Building a New America

The first week of November 2008 was a turning point in my life. President Barack Obama was elected and I felt a deep inner desire to move to Washington, DC to offer my assistance to him in any way possible. I sensed that his leadership, challenging the socio-economic norms of America, would face many struggles. Relocating was not possible for me, so I began searching for a way to contribute in the monumental redirection of American society. Eight years later the pendulum swung in the opposite direction.

Our last four years have been marred by the accentuation of racial and ethnic hatred that thoroughly characterized our country’s earlier history. I recall reminding the Muslims in attendance at one Friday Prayer that The Almighty reminds us in Qur’an (2:216) that we may not like a situation but by it, He brings about much good. For Black and Brown people in America, the good has been very difficult to see during the past four years.

But as my wife and I listened to President-Elect Joe Biden and Vice President-Elect Kamala Harris address our national challenges and their plans to address them, I once again asked myself, ”What can I do to help?” Their message calling for national unity will probably be an uphill struggle, especially in view of the fact that almost half of our population actively or tacitly supports racial and ethnic bigotry and hatred. So what can I do?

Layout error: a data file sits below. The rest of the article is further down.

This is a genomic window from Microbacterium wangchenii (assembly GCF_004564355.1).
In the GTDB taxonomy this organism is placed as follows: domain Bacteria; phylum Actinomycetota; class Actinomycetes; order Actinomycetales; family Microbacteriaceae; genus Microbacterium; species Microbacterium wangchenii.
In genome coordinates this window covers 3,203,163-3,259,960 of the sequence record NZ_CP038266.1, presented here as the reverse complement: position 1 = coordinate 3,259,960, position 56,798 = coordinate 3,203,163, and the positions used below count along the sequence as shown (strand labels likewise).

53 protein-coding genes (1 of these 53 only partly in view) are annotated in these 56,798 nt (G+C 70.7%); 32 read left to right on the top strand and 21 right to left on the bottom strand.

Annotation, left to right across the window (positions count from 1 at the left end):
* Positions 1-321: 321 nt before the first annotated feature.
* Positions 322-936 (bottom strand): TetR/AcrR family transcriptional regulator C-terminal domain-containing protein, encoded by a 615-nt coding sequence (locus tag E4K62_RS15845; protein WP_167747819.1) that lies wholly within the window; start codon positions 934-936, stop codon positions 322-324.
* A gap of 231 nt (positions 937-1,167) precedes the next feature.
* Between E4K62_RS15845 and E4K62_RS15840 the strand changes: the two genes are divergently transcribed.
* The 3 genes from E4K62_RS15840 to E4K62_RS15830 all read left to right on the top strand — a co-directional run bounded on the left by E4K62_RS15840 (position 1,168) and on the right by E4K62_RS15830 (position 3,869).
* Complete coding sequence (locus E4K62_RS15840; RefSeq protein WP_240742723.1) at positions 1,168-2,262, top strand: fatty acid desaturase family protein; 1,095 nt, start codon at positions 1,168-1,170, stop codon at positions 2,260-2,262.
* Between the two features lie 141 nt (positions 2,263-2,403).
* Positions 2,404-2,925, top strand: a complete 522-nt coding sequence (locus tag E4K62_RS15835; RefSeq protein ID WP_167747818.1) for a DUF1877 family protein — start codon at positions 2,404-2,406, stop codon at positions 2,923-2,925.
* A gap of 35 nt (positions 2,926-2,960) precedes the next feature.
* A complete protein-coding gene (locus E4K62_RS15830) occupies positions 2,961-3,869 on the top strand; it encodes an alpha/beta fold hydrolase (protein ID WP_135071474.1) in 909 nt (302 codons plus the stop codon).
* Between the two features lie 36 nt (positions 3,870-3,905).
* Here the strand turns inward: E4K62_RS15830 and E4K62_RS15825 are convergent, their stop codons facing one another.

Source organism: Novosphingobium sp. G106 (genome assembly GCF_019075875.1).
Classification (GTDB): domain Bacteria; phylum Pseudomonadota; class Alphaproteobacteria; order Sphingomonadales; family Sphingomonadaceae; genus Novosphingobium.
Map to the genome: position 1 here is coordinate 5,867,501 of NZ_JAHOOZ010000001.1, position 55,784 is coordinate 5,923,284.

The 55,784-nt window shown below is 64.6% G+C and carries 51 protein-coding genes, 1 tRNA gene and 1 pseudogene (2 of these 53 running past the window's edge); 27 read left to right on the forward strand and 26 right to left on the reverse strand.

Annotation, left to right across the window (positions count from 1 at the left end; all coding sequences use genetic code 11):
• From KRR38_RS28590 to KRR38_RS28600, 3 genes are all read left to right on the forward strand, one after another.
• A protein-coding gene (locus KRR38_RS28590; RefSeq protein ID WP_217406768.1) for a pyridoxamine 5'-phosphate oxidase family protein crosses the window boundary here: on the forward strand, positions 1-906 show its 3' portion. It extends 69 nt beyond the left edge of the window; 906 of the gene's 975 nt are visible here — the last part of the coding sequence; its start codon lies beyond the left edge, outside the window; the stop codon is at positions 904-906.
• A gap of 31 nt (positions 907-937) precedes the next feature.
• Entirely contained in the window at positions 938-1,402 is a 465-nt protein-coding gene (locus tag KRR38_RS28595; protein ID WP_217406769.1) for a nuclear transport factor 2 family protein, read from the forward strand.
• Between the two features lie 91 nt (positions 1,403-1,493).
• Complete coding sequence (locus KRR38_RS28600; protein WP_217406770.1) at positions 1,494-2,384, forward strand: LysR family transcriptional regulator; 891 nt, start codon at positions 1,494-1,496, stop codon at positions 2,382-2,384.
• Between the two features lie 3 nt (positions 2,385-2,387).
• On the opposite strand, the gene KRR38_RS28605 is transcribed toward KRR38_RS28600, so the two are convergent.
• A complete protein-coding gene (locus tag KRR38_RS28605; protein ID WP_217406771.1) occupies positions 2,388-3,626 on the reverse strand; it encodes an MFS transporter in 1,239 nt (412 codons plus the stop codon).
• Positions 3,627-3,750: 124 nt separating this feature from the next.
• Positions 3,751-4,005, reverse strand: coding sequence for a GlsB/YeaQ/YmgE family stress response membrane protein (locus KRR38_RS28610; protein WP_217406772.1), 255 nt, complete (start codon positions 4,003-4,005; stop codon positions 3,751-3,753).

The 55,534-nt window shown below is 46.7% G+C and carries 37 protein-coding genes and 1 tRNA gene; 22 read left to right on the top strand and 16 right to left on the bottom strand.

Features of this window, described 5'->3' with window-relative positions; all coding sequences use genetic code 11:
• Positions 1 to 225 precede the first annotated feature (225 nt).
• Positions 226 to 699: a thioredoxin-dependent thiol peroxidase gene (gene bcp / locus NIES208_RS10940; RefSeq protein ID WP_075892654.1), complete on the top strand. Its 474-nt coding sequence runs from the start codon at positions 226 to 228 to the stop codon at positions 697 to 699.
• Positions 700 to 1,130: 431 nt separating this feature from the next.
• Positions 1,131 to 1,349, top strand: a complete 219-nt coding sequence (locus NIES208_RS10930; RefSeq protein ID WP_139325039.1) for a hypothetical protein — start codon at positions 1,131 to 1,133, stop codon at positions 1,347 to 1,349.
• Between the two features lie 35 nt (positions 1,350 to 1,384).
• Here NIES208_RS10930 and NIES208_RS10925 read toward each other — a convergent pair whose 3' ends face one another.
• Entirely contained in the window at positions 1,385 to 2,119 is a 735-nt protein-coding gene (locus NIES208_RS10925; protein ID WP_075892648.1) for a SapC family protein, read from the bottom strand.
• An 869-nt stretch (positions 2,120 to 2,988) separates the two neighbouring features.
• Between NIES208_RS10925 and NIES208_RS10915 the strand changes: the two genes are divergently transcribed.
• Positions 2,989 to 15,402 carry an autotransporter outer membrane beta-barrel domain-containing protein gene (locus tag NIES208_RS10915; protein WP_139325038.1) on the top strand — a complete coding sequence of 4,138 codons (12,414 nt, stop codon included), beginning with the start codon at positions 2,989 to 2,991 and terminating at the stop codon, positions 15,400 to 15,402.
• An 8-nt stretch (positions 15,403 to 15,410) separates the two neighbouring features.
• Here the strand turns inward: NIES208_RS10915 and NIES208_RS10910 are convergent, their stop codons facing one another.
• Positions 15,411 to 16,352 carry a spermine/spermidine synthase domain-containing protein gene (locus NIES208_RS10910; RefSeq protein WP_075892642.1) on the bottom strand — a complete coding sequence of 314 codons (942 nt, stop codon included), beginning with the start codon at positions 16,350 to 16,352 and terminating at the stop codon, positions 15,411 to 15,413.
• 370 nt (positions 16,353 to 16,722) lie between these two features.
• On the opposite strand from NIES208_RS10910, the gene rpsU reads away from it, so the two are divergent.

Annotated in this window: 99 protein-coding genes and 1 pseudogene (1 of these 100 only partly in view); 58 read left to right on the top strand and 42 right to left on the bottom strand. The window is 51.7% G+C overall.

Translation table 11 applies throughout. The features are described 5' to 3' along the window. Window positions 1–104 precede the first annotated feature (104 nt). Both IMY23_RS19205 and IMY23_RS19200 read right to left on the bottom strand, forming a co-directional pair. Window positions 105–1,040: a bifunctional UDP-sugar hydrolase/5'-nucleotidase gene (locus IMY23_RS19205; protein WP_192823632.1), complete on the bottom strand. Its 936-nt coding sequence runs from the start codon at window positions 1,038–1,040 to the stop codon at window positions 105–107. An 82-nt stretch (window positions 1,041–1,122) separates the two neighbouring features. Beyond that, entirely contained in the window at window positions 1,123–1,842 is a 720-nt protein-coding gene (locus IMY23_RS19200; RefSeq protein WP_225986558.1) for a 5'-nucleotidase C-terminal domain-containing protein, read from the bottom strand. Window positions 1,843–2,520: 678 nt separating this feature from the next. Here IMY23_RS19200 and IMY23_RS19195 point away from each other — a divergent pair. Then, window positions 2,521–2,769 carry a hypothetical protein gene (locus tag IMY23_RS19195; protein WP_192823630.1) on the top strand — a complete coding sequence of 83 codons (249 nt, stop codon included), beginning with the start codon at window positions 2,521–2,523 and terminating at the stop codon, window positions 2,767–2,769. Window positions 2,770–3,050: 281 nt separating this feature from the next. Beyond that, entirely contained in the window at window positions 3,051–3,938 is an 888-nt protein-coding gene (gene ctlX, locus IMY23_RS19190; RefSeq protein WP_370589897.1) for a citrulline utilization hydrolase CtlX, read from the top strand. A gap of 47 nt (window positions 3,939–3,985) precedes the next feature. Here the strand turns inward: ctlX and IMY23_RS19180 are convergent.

Notwithstanding, a little more than half of our nation recognizes our need for a ubiquitous development of a new socio-economic reality — one which celebrates diversity with equity and justice for all. Our multicultural citizenry speaks and listens through differing voices that reflect different ethnic sociocultural norms which may not be understood or appreciated by outsiders.

I believe that our collective future is predicated upon our ability to articulate our commonalities rather than accentuating our differences. So what can I do? I can speak through the voice of my ethnic sociocultural experience. I can champion the call for strengthening our common human desire for equity and justice for all citizens. I can work cooperatively with others of different religious and ethnic experiences for our common good. Rather than fanning the flames of social-economic partitioning, I can support those activities that bring us together. And most importantly — I can invite you to do the same.

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Qadir Abdus-Sabur, Ph.D.

Qadir Abdus-Sabur, Ph.D.

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Education Sociologist, Imam, Husband, Father, Grandfather and U.S. Marine Corps Vietnam Veteran.